6 advantages and disadvantages of an omnichannel distribution strategy

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Kayla matthews

An omnichannel strategy is great for customer service, but it can be difficult to implement. Omnichannel requires a refined system that works across multiple channels, primarily in-store and online. No matter where the customer interacts with the business, the experience is the same.

This strategy should not be confused with multi-channel marketing, which only uses a few methods to engage the customer. Omnichannel marketing keeps everything in sync. For example, if a customer orders something online, they should be able to pick up that package in store without any problem.

Yet omnichannel is complicated. Here are three advantages and three disadvantages of omnichannel marketing.

Pro: Customers have better access to products

When a customer has the option to purchase a product anywhere, they will have a better experience with more than one option. In fact, 54% of shoppers say they’re more likely to do business with a brand that uses multiple channels to sell products.

Having a physical and online presence improves brand recognition and loyalty. Building customer loyalty is easier, cheaper and more effective than attracting new customers.

Disadvantage: More chains open the door to online competition

Competition with other stores or brands will always be an uphill battle. When you offer multiple sales channels, you have more competition. If customers like something in a showroom, they can pull out their phone and comparison store.

There aren’t a lot of ways around this problem except to get customers to choose you. Offering discounts to loyal customers or offering a certain percentage of discount for online purchases / in-store pickup could increase your number of buyers.

Pro: Customers are spending more time and money in your store

Being an omnichannel business is already an incentive for consumers to choose you. Offering your inventory across multiple channels can lead to increased web traffic, which could lead to more in-store sales. Shoppers who focus only on physical or online stores, not both, will still be drawn to the omnichannel offering. More incentives to buy in-store, online, or both can create more omnichannel buyers from your customer base.

Urban Outfitters is a prime example of a successful omnichannel strategy. Urban Outfitters’ omnichannel shoppers spent 3.5 times more money than their regular customers. However, the success can be largely due to their many stores. Having so many physical stores allows shoppers from almost anywhere to take full advantage of the company’s strategy.

Disadvantage: multiple channels result in lower margins

Omnichannel looks set to generate higher profit margins. However, each channel is chargeable. Storing, packing, and delivering inventory from multiple locations costs money.

One of these solutions concerns company vehicles. In 2016, sales of small work vans in the United States increased 8%, but sales of large vans rose 18% in a single quarter. Other companies have already looked for solutions to increase their margins. Adding extra storage space and faster delivery also help.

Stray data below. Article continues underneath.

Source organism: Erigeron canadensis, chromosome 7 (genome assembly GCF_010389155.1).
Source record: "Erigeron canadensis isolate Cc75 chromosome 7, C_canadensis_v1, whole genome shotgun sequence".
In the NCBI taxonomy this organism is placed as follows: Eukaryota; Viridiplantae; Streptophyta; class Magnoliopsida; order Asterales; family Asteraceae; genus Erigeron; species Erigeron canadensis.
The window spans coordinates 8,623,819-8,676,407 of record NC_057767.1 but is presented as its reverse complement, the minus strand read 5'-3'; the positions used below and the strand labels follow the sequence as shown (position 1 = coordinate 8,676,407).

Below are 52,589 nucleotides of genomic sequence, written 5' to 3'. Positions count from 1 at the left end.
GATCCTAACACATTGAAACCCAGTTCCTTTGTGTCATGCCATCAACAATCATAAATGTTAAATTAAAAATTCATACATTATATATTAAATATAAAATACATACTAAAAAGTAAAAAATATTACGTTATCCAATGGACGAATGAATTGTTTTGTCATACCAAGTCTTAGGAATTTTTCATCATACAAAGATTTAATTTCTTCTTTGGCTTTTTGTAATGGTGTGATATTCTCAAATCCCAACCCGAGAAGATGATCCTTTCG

Pro: More flexibility saves time

An omnichannel distribution strategy means keeping track of everything across multiple platforms. If customers can pick up an online purchase at a store, they should be able to return that same product, even to a different location, too. Flexibility of options increases customer satisfaction and sales.

According to Accenture, 75% of B2B customers are more likely to make additional purchases from the same companies if their omnichannel strategy is working well. Additionally, 72% of B2B companies in the same survey said they value their omnichannel customers more, primarily because they quickly become loyal and are more easily satisfied.

Disadvantage: omnichannel relies on open communication

Open lines of communication are good for business, but it’s also complicated. If different systems do not communicate with each other, an omnichannel system will not work. The creation of a communication plan is vital, as is the establishment of an IT system common to all channels. While working through the issues can be stressful at first, the effort will be worth it as the process becomes easier with time and experience.

Starting an omnichannel system can be made easier with the right back office technology across all areas of the business. If each industry has a different focus and vision for the end product, then the organization will most likely fail. Keeping the expectations of omnichannel systems in making aligned business goals increases revenue and service continuity. Technologies such as automation and RFID can also keep communication flowing.

Omnichannel strategies are essential

Technology has had an impact on the way we shop. A business unable to merge online and offline platforms is less competitive. Moving forward may require an omnichannel distribution strategy. Preparation is crucial to making this potentially successful transition.

Author: Kayla matthews

Kayla matthews

Kayla Matthews, business productivity blogger and technical reporter, graduated in English and Technical Communications from the University of Shippensburg. As a seasoned writer, she is passionate about business technologies, business productivity and organizational improvement. Kayla is fully committed to writing compelling stories while communicating complex industry topics to large audiences. She’s written for sites like American Machinist, Freight Waves, Retail Insider, Electrical Contractor, and more. Matthews was named one of IBM’s THINK influencers in 2018. For more, visit ProductivityBytes or follow her on Twitter @KaylaEMatthews.

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